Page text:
The National Capital Planning Commission voted last night to approve the construction of two cellular telecommunications towers in Rock Creek Park, ending more than a year of debate about the placement of towers in a national park.

The 8 to 4 vote marked the third time this year that the commission had dealt with the issue. The panel voted once to reject the Bell Atlantic towers, requesting more environmental information from the National Park Service, and later tabled the issue and voted for an independent evaluation of alternatives to the towers.

The consultant reported yesterday that the study did not not find suitable alternatives and confirmed the need for one of the two requested towers.

The panel listened to three hours of testimony on the issue. Most speakers opposed the towers, voicing concerns about their appearance and the safety of birds in the park. They also said that allowing even one tower would lead to a proliferation of towers in the park.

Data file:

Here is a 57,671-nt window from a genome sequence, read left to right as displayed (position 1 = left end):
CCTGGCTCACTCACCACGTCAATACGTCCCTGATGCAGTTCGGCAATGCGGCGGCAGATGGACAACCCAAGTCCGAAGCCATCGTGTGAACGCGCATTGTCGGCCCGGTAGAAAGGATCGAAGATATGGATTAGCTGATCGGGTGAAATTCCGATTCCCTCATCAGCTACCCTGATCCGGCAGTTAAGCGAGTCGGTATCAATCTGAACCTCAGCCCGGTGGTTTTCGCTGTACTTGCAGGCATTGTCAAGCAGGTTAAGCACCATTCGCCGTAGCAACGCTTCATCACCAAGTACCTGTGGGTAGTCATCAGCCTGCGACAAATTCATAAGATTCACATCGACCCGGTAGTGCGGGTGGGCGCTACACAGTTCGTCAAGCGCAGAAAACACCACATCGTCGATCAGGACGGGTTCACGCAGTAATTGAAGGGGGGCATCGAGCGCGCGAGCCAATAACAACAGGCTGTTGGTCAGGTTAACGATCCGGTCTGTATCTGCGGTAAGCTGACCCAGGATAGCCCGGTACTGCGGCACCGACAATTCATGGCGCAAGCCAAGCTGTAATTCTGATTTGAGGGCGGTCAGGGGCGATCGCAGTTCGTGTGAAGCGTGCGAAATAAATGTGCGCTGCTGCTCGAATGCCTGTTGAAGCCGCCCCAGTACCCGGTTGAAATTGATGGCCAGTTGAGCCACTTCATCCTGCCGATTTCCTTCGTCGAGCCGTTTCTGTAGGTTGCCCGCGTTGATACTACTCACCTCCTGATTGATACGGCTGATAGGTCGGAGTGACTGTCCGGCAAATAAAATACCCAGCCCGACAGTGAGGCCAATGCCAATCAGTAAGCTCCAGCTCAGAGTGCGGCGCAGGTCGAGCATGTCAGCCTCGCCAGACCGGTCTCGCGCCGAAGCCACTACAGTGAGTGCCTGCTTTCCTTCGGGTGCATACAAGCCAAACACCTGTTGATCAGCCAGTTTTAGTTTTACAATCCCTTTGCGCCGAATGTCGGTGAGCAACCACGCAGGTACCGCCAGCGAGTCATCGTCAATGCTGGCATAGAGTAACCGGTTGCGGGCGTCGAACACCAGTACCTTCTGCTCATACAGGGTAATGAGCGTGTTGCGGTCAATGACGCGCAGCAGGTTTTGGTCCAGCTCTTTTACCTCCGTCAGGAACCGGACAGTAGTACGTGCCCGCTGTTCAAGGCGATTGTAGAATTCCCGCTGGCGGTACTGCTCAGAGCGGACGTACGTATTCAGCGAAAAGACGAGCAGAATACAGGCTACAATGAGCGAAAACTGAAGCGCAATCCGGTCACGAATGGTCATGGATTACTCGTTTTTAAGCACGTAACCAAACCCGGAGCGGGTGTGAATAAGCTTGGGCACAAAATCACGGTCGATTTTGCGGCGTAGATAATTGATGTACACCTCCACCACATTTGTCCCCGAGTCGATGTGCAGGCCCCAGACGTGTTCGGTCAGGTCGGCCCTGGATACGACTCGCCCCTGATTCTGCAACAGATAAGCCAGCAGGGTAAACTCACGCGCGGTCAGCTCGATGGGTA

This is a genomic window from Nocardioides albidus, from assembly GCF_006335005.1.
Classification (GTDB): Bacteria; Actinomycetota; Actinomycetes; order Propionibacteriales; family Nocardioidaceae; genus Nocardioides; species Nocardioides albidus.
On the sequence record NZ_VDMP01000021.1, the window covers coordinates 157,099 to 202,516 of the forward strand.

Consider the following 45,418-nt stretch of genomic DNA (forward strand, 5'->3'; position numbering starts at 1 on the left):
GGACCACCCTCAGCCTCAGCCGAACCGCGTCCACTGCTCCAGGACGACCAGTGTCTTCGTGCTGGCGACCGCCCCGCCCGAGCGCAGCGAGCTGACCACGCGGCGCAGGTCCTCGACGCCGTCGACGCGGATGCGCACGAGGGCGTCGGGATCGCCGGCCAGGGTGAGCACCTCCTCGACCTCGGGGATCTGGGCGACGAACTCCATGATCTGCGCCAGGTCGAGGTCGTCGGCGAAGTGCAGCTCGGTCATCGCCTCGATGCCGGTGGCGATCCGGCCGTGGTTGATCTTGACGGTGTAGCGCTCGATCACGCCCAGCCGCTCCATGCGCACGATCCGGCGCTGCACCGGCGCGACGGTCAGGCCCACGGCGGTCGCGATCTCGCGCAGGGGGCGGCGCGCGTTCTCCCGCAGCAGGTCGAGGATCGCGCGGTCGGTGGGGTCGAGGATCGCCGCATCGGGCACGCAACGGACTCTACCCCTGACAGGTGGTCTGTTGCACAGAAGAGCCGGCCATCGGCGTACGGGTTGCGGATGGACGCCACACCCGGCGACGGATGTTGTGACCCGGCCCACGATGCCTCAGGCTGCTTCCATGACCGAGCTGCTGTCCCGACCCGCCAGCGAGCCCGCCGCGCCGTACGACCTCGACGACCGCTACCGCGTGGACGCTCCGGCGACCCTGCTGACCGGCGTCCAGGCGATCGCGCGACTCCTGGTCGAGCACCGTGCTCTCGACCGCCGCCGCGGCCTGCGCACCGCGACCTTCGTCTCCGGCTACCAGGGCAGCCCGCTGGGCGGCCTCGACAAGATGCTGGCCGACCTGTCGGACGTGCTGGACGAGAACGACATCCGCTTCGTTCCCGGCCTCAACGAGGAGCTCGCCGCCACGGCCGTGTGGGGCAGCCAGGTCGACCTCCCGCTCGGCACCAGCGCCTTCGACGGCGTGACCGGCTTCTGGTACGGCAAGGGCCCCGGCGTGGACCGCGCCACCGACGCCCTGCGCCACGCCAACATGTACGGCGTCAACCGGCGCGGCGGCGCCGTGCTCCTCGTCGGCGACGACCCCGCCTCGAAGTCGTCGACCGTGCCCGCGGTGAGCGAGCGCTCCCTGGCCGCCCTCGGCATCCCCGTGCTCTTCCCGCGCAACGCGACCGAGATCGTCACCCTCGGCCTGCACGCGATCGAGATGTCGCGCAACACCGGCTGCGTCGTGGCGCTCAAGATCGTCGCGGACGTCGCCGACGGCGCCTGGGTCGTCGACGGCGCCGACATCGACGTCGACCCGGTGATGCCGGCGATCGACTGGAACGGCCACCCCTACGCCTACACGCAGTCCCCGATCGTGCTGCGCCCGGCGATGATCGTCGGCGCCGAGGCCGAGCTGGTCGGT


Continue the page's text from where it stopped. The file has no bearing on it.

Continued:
However, the commission decided to reconsider the original proposal and voted for the two cell towers, after listening to testimony that the two towers would provide complete cellular coverage of the park. One will be built at the FitzGerald Tennis Center on 16th Street NW; the other will be in a Park Service maintenance yard on Glover Road NW.

Congress grew impatient with the prolonged debate on the towers, and Minority Leader Thomas A. Daschle (D-S.D.) attached a provision to the D.C. budget that would have mandated that the towers be built. President Clinton has vetoed the D.C. budget bill, partly because of the Daschle amendment.

However, on Monday, Clinton agreed to sign a D.C. budget bill that included the cell tower provision if Congress separated the D.C. budget from a larger spending bill. Clinton's budget director, Jacob "Jack" Lew, said the president still opposes the cell tower measure, but would accept it to get the D.C. budget passed.

Capital Planning Commission members voting against the proposal were Patricia Elwood, Arrington L. Dixon, Robert Miller and David Colby.

As the meeting ended, presidentially appointed commissioner Robert Gaines, who had voted for the towers, said, "Now you Bell people got what you wanted, see what you can do about removing the Daschle amendment."

Although the amendment had not been mentioned at the meeting until then, it had been widely resented by city leaders who said it trampled on the planning commission's independent review process.